The second half proved to be no contest, but it was the Ravens who dominated. The Ravens defense shut the Patriots out. Joe Flacco led the Ravens offense on three consecutive touchdown drives capped by touchdown passes to Dennis Pitta and Anquan Boldin (two). The Ravens defense came up big in the fourth quarter, forcing three Patriots turnovers. Stevan Ridley fumbled when he was knocked out by Bernard Pollard. Tom Brady threw two interceptions that sealed the deal for good.
I am happy Ray Lewis will have a chance to win his second Super Bowl in his final season in the NFL. He has met so much to the Ravens over the years. He is the heart and soul of this team and it is only fitting that the team has rallied around his impending retirement to make this seemingly unlikely run. I also have to take my hat off to Joe Flacco. He is proving to be a much better quarterback than I ever gave him credit for. Flacco has eight touchdowns to zero interceptions in this year’s playoffs. He is the first quarterback to win a playoff game in each of his first five seasons. His six road wins are the most in NFL history.
On a side, I have to give props to CBS analyst Shannon Sharpe. He took Patriots head coach Bill Belichick to task for refusing a post game interview with CBS sideline reporter Steve Tasker. There's something to be said about being gracious in defeat," said Sharpe. "We've seen the New England Patriots five times in the last 12 years be victorious. We've seen the opposing coaches who lost come out and talk to our Steve Tasker. Coach [Bill] Cowher did it when they lost to them, we saw this last week. Bill Belichick makes it real easy for you to root against the Patriots. You can't be a poor sport all the time. You're not going to win all the time, and he does this every time he loses. It's unacceptable." Thanks Shannon for saying what we were all thinking.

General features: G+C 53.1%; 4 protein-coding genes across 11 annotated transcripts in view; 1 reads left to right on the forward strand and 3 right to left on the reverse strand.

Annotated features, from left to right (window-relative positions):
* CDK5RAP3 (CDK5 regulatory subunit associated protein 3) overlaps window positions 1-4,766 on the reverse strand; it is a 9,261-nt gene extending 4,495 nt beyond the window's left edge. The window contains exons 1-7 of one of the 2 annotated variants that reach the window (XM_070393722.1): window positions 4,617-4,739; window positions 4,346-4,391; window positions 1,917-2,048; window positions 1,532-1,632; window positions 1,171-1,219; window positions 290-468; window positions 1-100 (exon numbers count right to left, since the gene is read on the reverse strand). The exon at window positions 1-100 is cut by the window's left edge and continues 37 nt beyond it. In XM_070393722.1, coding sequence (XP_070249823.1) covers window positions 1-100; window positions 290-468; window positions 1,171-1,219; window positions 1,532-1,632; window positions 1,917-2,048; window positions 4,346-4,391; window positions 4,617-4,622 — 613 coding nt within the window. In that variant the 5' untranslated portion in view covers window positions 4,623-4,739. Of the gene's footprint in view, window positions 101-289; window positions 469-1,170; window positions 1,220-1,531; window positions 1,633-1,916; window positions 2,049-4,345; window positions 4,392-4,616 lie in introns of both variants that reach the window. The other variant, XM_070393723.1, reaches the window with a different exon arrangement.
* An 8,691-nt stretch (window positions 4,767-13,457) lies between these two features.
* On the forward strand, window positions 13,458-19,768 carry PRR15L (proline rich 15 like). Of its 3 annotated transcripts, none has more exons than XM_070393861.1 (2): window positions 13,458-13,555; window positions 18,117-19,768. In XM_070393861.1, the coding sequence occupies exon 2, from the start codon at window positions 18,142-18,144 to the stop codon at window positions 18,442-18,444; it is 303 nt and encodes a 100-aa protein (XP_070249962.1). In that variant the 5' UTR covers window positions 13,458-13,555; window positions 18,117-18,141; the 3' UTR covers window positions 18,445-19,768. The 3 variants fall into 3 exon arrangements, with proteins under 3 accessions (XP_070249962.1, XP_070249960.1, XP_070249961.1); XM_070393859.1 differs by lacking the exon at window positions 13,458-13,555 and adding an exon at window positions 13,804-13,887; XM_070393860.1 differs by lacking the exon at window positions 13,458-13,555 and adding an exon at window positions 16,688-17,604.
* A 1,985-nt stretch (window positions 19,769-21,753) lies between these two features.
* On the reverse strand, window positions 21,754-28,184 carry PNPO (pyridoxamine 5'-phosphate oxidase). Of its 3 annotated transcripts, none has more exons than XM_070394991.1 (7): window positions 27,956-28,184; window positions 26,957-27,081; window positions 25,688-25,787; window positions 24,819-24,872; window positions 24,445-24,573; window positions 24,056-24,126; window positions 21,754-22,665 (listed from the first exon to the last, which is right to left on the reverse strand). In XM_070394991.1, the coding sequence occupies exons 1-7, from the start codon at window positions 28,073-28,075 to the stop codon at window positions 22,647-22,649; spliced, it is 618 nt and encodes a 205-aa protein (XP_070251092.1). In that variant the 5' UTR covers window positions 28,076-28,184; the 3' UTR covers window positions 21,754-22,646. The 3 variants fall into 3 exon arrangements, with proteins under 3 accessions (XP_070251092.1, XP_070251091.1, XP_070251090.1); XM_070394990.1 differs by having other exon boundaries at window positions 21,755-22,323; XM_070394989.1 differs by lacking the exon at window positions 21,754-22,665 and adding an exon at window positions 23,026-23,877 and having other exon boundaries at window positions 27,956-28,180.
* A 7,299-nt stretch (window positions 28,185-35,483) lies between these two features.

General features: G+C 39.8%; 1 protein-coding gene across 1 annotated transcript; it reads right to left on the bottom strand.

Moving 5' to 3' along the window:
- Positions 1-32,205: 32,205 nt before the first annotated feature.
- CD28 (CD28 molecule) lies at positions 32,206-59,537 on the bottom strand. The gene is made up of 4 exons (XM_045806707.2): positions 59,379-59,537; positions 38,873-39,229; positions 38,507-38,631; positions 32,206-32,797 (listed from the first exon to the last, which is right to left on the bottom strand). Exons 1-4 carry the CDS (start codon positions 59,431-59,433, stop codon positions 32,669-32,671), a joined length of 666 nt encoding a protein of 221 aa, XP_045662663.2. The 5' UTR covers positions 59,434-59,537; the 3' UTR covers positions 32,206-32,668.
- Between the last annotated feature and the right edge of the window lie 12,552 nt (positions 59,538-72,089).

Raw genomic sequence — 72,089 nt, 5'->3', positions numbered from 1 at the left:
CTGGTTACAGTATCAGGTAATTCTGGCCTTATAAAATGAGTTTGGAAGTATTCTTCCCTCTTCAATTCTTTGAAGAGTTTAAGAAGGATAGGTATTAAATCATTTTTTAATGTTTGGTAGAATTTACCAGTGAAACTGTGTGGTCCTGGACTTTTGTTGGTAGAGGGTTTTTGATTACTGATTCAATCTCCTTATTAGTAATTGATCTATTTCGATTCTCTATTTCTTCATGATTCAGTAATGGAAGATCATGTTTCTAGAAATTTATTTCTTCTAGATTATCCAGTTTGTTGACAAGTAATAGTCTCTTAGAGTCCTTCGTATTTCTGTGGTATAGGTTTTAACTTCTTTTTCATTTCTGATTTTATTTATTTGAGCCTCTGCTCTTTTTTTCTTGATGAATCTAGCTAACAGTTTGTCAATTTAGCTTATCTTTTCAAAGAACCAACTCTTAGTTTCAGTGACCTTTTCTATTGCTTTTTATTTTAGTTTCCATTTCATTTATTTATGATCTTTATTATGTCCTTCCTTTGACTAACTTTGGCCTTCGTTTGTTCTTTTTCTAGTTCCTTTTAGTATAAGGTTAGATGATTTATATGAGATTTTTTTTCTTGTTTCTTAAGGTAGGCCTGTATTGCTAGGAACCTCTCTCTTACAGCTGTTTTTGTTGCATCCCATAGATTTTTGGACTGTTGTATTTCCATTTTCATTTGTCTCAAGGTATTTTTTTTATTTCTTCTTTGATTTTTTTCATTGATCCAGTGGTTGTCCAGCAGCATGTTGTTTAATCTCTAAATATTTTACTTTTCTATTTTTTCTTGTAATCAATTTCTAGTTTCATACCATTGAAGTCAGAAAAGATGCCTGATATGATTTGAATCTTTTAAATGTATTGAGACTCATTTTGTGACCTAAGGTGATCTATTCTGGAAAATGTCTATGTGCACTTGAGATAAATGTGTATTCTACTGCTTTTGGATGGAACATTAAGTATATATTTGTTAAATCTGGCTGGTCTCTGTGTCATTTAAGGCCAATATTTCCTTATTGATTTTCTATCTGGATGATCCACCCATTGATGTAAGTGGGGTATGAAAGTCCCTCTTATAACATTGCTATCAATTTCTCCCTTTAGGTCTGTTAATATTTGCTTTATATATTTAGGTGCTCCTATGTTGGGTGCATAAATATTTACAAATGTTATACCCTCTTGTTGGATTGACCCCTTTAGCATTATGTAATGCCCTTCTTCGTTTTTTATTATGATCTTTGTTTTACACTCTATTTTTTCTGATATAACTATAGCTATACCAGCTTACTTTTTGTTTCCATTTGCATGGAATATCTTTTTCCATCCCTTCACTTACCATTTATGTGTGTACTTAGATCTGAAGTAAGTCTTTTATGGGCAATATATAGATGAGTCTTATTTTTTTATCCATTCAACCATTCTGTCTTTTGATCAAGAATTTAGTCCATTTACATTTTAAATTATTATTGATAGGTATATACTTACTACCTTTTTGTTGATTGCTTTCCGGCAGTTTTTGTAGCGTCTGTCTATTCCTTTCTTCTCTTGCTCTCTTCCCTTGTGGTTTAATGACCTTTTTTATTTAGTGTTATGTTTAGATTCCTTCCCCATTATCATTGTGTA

Congratulations to the Baltimore Ravens – AFC Champions.
Juan Manuel Marquez (55-6-1, 39 KOs) knocked Manny Pacquiao (54-5-2, 38 KOs) out cold on Saturday night at the MGM Grand in Las Vegas, Nevada. A right hand counter by Marquez with one second remaining in the sixth round dropped Pacquiao face first to the canvass where he laid motionless for several minutes. It was a perfectly timed and aimed punch by one of the best counter punchers in boxing. The result brought the first definitive winner of a bout in the four fight series.
This was an extremely interesting bout. From the outset, a few things were apparent to me. Marquez’s added muscle had slowed him down. He also looked a bit older overall. Pacquiao’s offense was flowing and he was firing well in combination. It appeared to me as though he could have boxed to a decision win simply by outworking the aging, muscle bound Marquez.
While Marquez was hindered by the increased muscle mass and advancing age, his boxing IQ was as high as ever. His game plan was very smart. He worked the body from the opening bell. His continued attack to the body caused Pacquiao to drop his hands. That led directly to the third round knockdown. Marquez appeared to be throwing his right hand to the body, but looped it to the head. Pacquiao moved his left arm down to guard the body, leaving his head exposed for a direct right hand that sent him to the canvas.
Pacquiao rose from the knockdown and turned up the intensity. His activity increased and he found a home for his jab and straight left on the heavier, more stationary Marquez. Pacquiao scored a knockdown via a straight left in round five. He also appeared to be distancing himself in the fight. His punches were more fluid and his legs were younger. Marquez was beginning to take more and more punishment.